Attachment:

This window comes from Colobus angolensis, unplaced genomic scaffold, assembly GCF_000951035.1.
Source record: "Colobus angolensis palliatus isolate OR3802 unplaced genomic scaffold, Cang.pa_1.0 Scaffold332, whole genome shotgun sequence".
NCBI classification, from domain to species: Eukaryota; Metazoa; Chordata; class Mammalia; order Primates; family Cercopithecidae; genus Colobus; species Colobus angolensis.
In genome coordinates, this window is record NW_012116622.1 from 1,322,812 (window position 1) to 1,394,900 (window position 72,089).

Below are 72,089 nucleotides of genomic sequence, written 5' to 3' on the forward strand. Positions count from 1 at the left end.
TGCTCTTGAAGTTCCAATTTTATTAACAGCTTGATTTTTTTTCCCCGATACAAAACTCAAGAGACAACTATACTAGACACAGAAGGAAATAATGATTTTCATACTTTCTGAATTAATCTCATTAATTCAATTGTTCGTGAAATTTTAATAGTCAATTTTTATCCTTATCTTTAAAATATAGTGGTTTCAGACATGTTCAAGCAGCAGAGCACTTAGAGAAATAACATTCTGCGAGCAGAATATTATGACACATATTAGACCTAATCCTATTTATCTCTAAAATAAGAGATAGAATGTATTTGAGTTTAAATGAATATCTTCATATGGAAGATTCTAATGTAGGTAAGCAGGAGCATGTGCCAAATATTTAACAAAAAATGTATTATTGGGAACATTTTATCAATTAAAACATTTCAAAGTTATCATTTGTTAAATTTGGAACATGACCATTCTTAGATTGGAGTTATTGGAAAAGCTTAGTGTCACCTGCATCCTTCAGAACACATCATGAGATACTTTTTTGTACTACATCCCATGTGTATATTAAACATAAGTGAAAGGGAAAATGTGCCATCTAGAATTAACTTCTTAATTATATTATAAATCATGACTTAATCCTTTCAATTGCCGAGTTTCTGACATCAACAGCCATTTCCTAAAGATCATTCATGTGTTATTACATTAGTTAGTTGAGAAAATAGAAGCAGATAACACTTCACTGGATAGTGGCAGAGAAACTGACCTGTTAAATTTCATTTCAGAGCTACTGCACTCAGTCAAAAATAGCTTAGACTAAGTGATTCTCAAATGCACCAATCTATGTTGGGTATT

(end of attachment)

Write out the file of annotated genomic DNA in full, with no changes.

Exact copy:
This window comes from Colobus angolensis, unplaced genomic scaffold, assembly GCF_000951035.1.
Source record: "Colobus angolensis palliatus isolate OR3802 unplaced genomic scaffold, Cang.pa_1.0 Scaffold332, whole genome shotgun sequence".
NCBI classification, from domain to species: Eukaryota; Metazoa; Chordata; class Mammalia; order Primates; family Cercopithecidae; genus Colobus; species Colobus angolensis.
In genome coordinates, this window is record NW_012116622.1 from 1,322,812 (window position 1) to 1,394,900 (window position 72,089).

Below are 72,089 nucleotides of genomic sequence, written 5' to 3' on the forward strand. Positions count from 1 at the left end.
TGCTCTTGAAGTTCCAATTTTATTAACAGCTTGATTTTTTTTCCCCGATACAAAACTCAAGAGACAACTATACTAGACACAGAAGGAAATAATGATTTTCATACTTTCTGAATTAATCTCATTAATTCAATTGTTCGTGAAATTTTAATAGTCAATTTTTATCCTTATCTTTAAAATATAGTGGTTTCAGACATGTTCAAGCAGCAGAGCACTTAGAGAAATAACATTCTGCGAGCAGAATATTATGACACATATTAGACCTAATCCTATTTATCTCTAAAATAAGAGATAGAATGTATTTGAGTTTAAATGAATATCTTCATATGGAAGATTCTAATGTAGGTAAGCAGGAGCATGTGCCAAATATTTAACAAAAAATGTATTATTGGGAACATTTTATCAATTAAAACATTTCAAAGTTATCATTTGTTAAATTTGGAACATGACCATTCTTAGATTGGAGTTATTGGAAAAGCTTAGTGTCACCTGCATCCTTCAGAACACATCATGAGATACTTTTTTGTACTACATCCCATGTGTATATTAAACATAAGTGAAAGGGAAAATGTGCCATCTAGAATTAACTTCTTAATTATATTATAAATCATGACTTAATCCTTTCAATTGCCGAGTTTCTGACATCAACAGCCATTTCCTAAAGATCATTCATGTGTTATTACATTAGTTAGTTGAGAAAATAGAAGCAGATAACACTTCACTGGATAGTGGCAGAGAAACTGACCTGTTAAATTTCATTTCAGAGCTACTGCACTCAGTCAAAAATAGCTTAGACTAAGTGATTCTCAAATGCACCAATCTATGTTGGGTATT